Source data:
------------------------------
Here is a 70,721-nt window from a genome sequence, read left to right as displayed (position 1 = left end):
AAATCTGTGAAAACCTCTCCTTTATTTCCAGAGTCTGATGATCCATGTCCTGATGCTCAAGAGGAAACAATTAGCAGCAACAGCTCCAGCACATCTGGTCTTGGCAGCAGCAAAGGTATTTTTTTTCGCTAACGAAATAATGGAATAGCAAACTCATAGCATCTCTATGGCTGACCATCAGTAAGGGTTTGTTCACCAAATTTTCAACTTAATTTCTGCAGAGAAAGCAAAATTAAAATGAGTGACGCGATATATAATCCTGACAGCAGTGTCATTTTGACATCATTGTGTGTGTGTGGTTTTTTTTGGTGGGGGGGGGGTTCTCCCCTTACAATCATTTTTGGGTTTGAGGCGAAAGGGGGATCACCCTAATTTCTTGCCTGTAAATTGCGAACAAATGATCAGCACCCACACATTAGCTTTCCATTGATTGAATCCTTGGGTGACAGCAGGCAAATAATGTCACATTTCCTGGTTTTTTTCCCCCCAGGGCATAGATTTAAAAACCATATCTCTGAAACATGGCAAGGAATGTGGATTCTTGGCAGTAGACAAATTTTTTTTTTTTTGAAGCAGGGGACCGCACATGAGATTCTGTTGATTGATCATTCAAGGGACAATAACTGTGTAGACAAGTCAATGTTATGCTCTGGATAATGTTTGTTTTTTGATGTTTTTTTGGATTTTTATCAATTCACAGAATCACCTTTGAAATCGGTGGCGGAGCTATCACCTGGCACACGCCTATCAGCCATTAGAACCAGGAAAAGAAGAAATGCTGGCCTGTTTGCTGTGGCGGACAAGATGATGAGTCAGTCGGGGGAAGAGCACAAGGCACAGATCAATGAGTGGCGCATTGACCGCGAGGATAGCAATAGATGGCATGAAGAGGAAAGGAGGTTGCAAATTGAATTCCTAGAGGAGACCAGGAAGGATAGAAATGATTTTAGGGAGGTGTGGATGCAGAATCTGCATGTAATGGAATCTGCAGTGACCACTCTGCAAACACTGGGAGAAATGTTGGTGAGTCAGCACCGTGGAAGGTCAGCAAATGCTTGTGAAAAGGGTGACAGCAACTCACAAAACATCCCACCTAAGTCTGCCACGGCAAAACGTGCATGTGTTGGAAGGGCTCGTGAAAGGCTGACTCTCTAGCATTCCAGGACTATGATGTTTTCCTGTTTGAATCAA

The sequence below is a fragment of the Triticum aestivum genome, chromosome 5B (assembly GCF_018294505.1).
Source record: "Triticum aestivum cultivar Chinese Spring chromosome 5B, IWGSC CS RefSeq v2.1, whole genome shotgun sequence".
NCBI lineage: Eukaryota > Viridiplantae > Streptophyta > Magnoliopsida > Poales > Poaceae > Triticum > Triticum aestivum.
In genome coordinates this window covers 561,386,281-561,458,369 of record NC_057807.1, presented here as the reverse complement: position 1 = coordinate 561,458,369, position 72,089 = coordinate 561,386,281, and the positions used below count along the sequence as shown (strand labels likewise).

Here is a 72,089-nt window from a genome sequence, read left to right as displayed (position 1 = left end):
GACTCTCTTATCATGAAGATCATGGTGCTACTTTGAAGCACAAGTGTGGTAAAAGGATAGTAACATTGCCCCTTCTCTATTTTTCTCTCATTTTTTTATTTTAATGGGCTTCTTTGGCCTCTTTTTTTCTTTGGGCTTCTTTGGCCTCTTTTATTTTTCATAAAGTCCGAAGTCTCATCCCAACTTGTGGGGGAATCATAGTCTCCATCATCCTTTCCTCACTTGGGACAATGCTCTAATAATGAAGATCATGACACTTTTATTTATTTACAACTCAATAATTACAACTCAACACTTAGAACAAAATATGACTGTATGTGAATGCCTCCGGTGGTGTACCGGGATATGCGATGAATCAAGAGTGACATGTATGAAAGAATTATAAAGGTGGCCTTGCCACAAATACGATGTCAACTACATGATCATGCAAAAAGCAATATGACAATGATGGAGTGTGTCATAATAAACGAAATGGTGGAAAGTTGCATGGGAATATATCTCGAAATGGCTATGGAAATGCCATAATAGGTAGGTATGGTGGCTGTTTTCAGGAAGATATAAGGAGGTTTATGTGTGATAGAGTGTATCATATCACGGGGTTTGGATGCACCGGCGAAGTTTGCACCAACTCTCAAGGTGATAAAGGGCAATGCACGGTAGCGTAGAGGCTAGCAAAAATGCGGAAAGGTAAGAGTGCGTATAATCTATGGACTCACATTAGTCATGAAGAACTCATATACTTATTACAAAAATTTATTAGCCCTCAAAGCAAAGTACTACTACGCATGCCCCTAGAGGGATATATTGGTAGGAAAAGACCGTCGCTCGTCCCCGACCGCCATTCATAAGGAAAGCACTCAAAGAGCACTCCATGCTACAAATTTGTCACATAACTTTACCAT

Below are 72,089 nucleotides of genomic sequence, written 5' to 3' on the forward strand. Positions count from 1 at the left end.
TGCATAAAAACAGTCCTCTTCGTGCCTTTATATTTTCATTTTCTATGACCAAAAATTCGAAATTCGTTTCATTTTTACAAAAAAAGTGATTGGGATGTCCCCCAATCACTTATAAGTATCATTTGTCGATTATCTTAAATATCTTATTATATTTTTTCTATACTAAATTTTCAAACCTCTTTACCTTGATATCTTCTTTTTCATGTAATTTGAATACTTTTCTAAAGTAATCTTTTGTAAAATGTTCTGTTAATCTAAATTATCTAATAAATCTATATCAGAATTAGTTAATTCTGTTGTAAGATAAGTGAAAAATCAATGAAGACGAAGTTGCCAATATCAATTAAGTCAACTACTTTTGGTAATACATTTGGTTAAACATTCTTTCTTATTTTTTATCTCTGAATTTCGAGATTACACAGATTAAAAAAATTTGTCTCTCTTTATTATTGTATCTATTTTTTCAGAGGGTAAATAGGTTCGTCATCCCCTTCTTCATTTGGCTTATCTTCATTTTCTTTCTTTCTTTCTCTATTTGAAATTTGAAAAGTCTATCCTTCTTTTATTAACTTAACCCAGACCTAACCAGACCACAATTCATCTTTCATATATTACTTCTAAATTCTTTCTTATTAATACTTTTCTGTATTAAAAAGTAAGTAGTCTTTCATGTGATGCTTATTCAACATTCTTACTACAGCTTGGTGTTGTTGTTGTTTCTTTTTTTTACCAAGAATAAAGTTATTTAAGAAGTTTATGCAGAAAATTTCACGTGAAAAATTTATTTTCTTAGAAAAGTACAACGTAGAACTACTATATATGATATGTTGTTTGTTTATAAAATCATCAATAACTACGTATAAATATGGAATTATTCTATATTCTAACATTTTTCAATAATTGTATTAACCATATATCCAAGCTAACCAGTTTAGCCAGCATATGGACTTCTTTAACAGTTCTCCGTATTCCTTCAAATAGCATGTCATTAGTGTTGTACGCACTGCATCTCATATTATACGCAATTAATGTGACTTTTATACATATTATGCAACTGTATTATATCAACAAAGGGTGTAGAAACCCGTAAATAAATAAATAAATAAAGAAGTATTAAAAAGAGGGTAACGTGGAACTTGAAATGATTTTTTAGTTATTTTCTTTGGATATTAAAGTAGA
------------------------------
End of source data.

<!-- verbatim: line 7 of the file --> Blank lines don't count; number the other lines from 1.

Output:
Here is a 72,089-nt window from a genome sequence, read left to right as displayed (position 1 = left end):